The list goes on
The list of great people I’ve met goes on and on . . . here are several more:
Vic and Diane Scott invited me to have breakfast with them on Monday and we ended up talking straight through lunchtime. They were neighbors and long-time friends of my dear friend, Marion Ward and her parents, and Marion introduced me to them. Both Vic and Diane are long-time civil rights activists who have dedicated themselves to a number of social justice issues over the years. In the early 1960’s, Vic and Diane worked with Clarence Jordan, founder of Koinonia partners in Georgia, then met Millard Fuller and were instrumental in helping him to start Habitat for Humanity. Diane co-authored 3 books about the history of Habitat with Fuller. They’ve also had Jimmy Carter to their home! Read more about Vic and Diane’s work with Habitat.
Vic and Diane generously shared their time, their stories, their wisdom and their encouragement to, as Diane put it, continue to “Comfort the afflicted and afflict the comfortable.” I am so grateful to them and feel blessed to have met them!
Then, after a busy afternoon of catching up on correspondence, it was off to the “Execute Art Not People” event at the First Congregational UCC in downtown Asheville (which, by the way, is one of the most active congregations I’ve ever seen in addressing a wide range of social justice issues – these folks are TRULY walking the talk!!)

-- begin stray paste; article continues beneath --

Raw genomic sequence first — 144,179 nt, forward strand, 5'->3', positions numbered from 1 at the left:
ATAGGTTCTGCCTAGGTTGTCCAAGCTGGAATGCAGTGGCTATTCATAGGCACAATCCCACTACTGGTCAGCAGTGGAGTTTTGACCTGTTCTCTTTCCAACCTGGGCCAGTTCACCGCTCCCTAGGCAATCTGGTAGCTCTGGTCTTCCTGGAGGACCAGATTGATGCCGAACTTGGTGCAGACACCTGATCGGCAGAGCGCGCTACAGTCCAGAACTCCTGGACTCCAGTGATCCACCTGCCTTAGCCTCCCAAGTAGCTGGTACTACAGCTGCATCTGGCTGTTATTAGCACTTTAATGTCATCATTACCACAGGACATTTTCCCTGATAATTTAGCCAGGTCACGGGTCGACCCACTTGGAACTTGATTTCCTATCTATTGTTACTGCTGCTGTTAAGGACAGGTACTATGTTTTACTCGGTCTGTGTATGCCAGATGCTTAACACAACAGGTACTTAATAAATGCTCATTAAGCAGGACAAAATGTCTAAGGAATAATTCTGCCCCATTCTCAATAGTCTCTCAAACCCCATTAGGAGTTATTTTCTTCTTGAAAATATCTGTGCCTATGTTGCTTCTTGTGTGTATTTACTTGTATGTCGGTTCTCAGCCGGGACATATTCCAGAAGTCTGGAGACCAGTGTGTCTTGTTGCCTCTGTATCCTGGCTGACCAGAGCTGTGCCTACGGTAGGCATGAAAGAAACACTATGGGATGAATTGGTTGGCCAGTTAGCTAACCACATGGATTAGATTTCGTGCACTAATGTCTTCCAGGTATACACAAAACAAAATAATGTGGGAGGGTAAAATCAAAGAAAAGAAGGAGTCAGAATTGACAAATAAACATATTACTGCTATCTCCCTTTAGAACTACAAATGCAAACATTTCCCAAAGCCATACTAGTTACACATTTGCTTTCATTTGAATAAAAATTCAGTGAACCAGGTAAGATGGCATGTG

Alex Cury brought the idea for this event to Asheville, (as well as to Charlotte, NC) after hearing about the concept at the recent National Coalition to Abolish the Death Penalty conference. (the originator of the Execute Art Not People concept is a woman from Pennsylvania!) Alex is another long-time activist working on death penalty issues with the North Carolina Coalition for a Moratorium.
Noel Nickle, a social worker and mitigation specialist who works on defense teams in death penalty cases, also was instrumental in organizing the Asheville “Execute Art Not People” event and secured First Congregational UCC as the host (her husband, Joe Hoffman is senior pastor). Noel marched in her first anti-death penalty rally as a young girl and hasn’t let up in her work on this important issue ever since.
Asheville musician James Richards brought the audience of over 75 people to tears with his rendition of Steve Earle’s Ellis Unit One.
Then Edward Chapman, who spent 15 years on North Carolina’s death row before being exonerated in 2008, read several deeply moving poems about his journey from death row to freedom.
After my talk and extensive Q&A, there was a reading of several powerful pieces from
Jill McDonough’s book Habeas Corpus
Prison chaplain and musician Mark Siler closed the program with a song written by an incarcerated man he knows and had all of us singing along through our tears.
I felt so humbled to be part of this incredible event!
Then, this morning, Noel gathered a small group of us at her home for breakfast and I got to spend time with several other strong, courageous women, including Megan and Jean, who have both lost family members to horrific and violent crimes, but are outspoken opponents of the death penalty and work for abolition through Murder Victims Families for Reconciliation Jean was part of a circle of families of murder victims and families of death row inmates who spent six weeks meeting, engaging in a healing dialogue and creating the Quilt of Healing and Hope (see photo). I also met Kristen Smith, from People of Faith Against the Death Penalty.
What amazing people . . . they’ve so inspired me! I’d love to stay in Asheville a while longer, but tomorrow, it’s on to Nashville. Two weeks, 14 speaking gigs and over 1700 miles under my belt now…but “miles to go before I sleep” . . .